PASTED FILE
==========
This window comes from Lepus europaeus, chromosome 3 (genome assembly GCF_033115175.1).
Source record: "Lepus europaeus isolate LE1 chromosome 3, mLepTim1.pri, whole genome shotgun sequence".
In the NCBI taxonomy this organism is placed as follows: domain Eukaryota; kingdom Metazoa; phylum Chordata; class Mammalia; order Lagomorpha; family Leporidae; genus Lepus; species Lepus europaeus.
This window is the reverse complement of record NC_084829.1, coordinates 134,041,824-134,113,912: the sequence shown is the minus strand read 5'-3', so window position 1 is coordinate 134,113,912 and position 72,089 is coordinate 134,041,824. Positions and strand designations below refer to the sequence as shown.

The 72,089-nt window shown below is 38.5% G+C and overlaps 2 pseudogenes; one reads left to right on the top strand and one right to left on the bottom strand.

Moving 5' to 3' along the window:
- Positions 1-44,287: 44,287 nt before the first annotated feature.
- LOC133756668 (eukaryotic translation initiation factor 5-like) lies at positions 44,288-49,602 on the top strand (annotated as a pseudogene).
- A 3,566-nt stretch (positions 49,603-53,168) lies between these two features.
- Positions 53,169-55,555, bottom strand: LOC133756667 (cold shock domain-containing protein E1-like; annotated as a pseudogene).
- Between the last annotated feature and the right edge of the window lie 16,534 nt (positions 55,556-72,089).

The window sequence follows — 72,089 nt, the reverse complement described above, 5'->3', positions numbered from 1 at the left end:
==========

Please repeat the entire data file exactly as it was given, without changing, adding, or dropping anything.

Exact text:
This window comes from Lepus europaeus, chromosome 3 (genome assembly GCF_033115175.1).
Source record: "Lepus europaeus isolate LE1 chromosome 3, mLepTim1.pri, whole genome shotgun sequence".
In the NCBI taxonomy this organism is placed as follows: domain Eukaryota; kingdom Metazoa; phylum Chordata; class Mammalia; order Lagomorpha; family Leporidae; genus Lepus; species Lepus europaeus.
This window is the reverse complement of record NC_084829.1, coordinates 134,041,824-134,113,912: the sequence shown is the minus strand read 5'-3', so window position 1 is coordinate 134,113,912 and position 72,089 is coordinate 134,041,824. Positions and strand designations below refer to the sequence as shown.

The 72,089-nt window shown below is 38.5% G+C and overlaps 2 pseudogenes; one reads left to right on the top strand and one right to left on the bottom strand.

Moving 5' to 3' along the window:
- Positions 1-44,287: 44,287 nt before the first annotated feature.
- LOC133756668 (eukaryotic translation initiation factor 5-like) lies at positions 44,288-49,602 on the top strand (annotated as a pseudogene).
- A 3,566-nt stretch (positions 49,603-53,168) lies between these two features.
- Positions 53,169-55,555, bottom strand: LOC133756667 (cold shock domain-containing protein E1-like; annotated as a pseudogene).
- Between the last annotated feature and the right edge of the window lie 16,534 nt (positions 55,556-72,089).

The window sequence follows — 72,089 nt, the reverse complement described above, 5'->3', positions numbered from 1 at the left end: